Sunday, November 12, 2006

Contradictions in Character

By Susan Helene Gottfried

One of the benefits of being a writer is the chance to become many different people. When I created ShapeShifter, it was so tone-deaf me could be a member of one of the world's biggest rock bands. Kerri is an artist; my children draw better than I do. Pam is an aerobic instructor; I have orthopedic issues that give my sports medicine doctor nightmares. About the closest I've come to fictionalizing myself is my newest character, Chelle LaFleur, a journalist with attitude.

In fiction, the best characters are the ones with a contradiction. I know this intimately; most of the time, I feel like a living contradiction. This is something that I've wrestled with for years; I suppose I always will. Usually, it's a dormant issue, something I try not to dwell on. But it came back up for me recently, when I was wandering through a crafts show and realized that one of the vendors was a woman I knew.

I didn't say hello, partly because I couldn't place exactly where I knew her from. But also because this was a craft show that featured struggling artists with visions of the off-beat. These vendors were the way cool, grungy, creative, artist-types I used to hang with.

And there I was, with my North Face fleece jacket, two kids, handsome husband, wallet stuffed with twenties, luxury car parked three blocks away, the alarm armed. The bland, blasé picture of a conventional lifestyle.

I was actually sort of embarrassed. I felt like this woman I knew had also recognized me and was shaking her head, proclaiming me a sell-out. Even if she wasn't, I can see how the charge would stick.

That's only the surface, though. I was at that craft show because I was searching for the funky, for the off-beat. For the remade t-shirts that scream Rock and Roll. The earrings shaped like pink ESP Explorer guitars. To support the people who were braver than I was, who chose this lifestyle as their own because of their dedication to their art. They didn't sell out, and I wish I could do more to help them succeed.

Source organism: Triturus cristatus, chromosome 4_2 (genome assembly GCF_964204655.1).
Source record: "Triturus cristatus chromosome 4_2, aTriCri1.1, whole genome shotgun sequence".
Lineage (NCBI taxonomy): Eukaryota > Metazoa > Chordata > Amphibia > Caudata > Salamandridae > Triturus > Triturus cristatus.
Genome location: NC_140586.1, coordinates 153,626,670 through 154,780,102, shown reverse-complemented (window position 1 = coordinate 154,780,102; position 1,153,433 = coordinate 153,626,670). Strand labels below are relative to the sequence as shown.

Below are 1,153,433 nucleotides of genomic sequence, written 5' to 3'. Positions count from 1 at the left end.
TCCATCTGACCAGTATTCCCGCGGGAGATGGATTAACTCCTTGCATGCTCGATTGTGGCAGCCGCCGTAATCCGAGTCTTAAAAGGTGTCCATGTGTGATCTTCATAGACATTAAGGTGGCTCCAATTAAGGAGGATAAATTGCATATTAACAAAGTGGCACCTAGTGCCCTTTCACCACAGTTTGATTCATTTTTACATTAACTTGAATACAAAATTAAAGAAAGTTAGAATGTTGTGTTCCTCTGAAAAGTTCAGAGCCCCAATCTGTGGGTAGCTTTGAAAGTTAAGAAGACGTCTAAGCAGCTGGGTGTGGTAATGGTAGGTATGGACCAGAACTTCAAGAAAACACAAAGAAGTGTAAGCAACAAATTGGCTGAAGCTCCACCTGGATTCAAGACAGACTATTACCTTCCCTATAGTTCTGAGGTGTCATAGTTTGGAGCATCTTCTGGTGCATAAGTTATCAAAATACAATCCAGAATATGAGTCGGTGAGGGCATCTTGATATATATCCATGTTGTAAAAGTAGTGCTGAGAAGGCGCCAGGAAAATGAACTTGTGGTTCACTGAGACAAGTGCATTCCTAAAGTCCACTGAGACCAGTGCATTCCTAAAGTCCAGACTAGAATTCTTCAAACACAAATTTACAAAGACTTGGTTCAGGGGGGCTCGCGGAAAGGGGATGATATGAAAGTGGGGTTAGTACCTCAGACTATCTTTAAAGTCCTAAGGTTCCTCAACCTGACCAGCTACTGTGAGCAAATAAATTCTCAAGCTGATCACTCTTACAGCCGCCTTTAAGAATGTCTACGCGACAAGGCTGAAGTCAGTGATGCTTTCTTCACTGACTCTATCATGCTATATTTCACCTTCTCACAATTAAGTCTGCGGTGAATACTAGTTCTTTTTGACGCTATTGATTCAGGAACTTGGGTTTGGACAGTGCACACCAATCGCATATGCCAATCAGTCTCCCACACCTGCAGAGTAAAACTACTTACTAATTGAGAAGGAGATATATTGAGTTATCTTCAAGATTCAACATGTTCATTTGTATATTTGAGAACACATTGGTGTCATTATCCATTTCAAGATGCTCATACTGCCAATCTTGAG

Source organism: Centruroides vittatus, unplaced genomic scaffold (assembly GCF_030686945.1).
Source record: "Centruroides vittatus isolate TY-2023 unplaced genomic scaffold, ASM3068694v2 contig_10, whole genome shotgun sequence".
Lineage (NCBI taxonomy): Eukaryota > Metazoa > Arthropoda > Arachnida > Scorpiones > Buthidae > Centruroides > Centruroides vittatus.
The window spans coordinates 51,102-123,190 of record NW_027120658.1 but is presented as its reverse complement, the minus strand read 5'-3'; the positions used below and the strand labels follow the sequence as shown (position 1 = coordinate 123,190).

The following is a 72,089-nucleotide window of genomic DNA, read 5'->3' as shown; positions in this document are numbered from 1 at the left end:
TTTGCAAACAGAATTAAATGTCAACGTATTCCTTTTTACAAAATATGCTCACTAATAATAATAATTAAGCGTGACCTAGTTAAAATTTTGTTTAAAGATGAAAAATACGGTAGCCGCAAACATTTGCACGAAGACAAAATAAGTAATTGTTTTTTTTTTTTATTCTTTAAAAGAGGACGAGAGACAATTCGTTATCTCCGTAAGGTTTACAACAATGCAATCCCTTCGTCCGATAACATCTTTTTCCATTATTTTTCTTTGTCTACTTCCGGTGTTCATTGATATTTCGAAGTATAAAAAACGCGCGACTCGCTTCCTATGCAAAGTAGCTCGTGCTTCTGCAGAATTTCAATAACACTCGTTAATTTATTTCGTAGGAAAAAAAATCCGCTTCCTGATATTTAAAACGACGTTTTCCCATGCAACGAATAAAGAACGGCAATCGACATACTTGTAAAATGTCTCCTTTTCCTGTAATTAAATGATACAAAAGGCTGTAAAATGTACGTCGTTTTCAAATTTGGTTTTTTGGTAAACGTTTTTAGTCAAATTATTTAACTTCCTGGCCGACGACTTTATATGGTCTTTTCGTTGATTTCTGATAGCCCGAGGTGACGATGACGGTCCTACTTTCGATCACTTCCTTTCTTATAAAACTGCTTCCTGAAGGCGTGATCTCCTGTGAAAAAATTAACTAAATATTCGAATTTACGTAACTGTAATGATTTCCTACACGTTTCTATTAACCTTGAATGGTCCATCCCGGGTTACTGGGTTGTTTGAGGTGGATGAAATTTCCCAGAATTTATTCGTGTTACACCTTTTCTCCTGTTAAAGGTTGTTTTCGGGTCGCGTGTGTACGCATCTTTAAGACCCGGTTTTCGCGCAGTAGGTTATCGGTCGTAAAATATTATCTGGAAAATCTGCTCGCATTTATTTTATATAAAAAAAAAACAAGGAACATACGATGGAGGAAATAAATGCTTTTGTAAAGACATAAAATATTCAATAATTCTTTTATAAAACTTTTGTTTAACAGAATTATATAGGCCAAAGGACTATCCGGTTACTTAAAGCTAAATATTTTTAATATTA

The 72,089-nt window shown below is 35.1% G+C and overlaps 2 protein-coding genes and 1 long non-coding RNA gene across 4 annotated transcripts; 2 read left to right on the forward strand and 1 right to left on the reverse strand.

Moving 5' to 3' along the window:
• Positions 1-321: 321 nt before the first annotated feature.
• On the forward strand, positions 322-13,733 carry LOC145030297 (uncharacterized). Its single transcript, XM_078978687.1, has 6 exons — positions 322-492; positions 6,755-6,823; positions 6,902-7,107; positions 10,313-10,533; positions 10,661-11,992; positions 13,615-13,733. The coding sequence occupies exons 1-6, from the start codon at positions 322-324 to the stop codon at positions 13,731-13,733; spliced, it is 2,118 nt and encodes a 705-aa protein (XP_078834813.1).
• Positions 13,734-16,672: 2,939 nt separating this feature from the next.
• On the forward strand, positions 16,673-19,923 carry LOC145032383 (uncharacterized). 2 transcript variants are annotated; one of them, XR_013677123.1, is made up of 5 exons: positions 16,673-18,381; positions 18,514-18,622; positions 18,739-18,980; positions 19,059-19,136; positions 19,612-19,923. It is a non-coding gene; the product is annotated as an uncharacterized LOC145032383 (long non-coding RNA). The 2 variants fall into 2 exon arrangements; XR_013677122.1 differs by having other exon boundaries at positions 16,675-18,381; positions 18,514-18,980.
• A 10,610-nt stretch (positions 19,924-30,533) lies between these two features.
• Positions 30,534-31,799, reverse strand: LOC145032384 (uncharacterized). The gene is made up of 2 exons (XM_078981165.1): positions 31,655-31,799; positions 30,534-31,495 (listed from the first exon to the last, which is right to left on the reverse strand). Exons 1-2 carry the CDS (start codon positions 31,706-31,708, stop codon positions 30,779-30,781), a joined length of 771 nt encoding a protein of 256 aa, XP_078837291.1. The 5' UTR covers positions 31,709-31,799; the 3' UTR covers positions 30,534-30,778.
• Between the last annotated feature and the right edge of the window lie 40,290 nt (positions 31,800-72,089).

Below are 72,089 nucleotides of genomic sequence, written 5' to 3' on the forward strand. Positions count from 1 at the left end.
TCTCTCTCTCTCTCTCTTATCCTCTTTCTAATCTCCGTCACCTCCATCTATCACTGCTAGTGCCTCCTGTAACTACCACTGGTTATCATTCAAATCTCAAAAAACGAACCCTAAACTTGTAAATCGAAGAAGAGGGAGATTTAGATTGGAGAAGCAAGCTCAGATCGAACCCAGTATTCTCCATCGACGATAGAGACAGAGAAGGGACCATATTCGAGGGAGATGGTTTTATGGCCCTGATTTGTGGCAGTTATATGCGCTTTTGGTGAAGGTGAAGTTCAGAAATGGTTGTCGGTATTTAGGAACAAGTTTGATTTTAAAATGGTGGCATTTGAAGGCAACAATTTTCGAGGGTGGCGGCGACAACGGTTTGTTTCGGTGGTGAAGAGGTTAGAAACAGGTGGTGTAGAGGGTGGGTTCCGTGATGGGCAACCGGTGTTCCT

It's a trade-off, I tell myself. My mainstream lifestyle lets me do what I do best: write fiction. I have the comfort of a home office, a cat curled in my lap and my satellite radio playing away, while I dream up characters who live the lifestyle I didn't have the guts, or the patience, or the desire to.

I've always tiptoed that line between funky and mainstream, but I jumped firmly to one side so I'd have the freedom to be right here, doing just this.

It's a contradiction in who I am, absolutely. But it's also what defines my fiction -- as well as my self-image. Just as I define myself by the twin pulls of books and music, so, too, do I have the twin pulls of funky and mainstream.

9 comments:

Giz-angel said...

I dunno S, I think most people who are "alternative" have the same doubts you do. Some people would view me that way and some would think I was way mainstream - all in the eye of the beholder isn't it?

And you are right - why does one feel guilty about not struggling away, scratching your prose in a darkened attic room? Daft really - I mean yes, adversity does produce soom interesting stuff but does it count if we court it?

Anyway - look at me I've actually commented on a blog - not actually a first but almost!

Nancy said...